Effect of LRRK2 Mutations on PD-associated Inflammation
Access to Data and Biospecimens, 2014
Increased inflammation is associated with the progression and possibly even onset of Parkinsonís disease (PD). Mutations in the LRRK2 gene are also associated with PD, and recent evidence points to a role for LRRK2 to modulate inflammatory pathways. This project aims to investigate inflammatory cytokines (small proteins involved in cell signaling) in people with LRRK2 mutations who have and who do not have PD. Outcomes will provide more information on the role of inflammation in PD.†
Serum and cerebrospinal fluid samples will be obtained from the LRRK2 Cohort Consortium through The Michael J. Fox Foundation. Inflammatory cytokines will be measured by ELISA (a test that uses antibodies and color change to identify a substance). Statistical analysis will be used to see how changes in inflammatory cytokines relate to clinical measures of PD in LRRK2 mutation carriers with and without PD.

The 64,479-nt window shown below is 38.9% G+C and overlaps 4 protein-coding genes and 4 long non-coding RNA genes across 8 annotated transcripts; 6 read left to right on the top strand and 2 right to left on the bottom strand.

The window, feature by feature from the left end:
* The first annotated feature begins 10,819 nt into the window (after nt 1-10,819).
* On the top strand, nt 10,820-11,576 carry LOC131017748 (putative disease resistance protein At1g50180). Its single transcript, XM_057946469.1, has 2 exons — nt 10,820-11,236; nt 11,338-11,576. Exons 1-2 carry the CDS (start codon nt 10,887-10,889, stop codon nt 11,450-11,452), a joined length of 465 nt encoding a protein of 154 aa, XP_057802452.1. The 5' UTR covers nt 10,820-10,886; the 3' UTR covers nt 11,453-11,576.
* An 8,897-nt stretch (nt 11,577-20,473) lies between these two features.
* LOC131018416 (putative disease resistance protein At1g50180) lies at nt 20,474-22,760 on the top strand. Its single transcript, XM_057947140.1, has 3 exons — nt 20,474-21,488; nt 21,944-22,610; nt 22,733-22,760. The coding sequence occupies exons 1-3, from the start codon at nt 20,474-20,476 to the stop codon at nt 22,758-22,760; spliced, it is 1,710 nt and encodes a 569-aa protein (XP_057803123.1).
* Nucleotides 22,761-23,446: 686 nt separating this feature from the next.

Relevance to Diagnosis/Treatment of Parkinsonís Disease:†
The results of this study could provide more information regarding the utility of anti-inflammatory drugs for the treatment of Parkinsonís disease. Results will also provide information about how LRRK2 mutations influence the inflammatory response in PD.†
We anticipate that increased inflammatory cytokines will be associated with a number of clinical signs or measures of PD. If increased inflammation is associated with early signs/symptoms of PD, then this will provide more evidence of a role for inflammation in PD progression. The identification of early markers of PD is crucial for efficient therapeutic intervention.
Senior Research Fellow at The University of Sydney
Location: Sydney, NSW, Australia
Professor of Neuroscience and NHMRC Senior Principal Research Fellow at University of New South Wales and Neuroscience Research Australia
Location: Sydney, Australia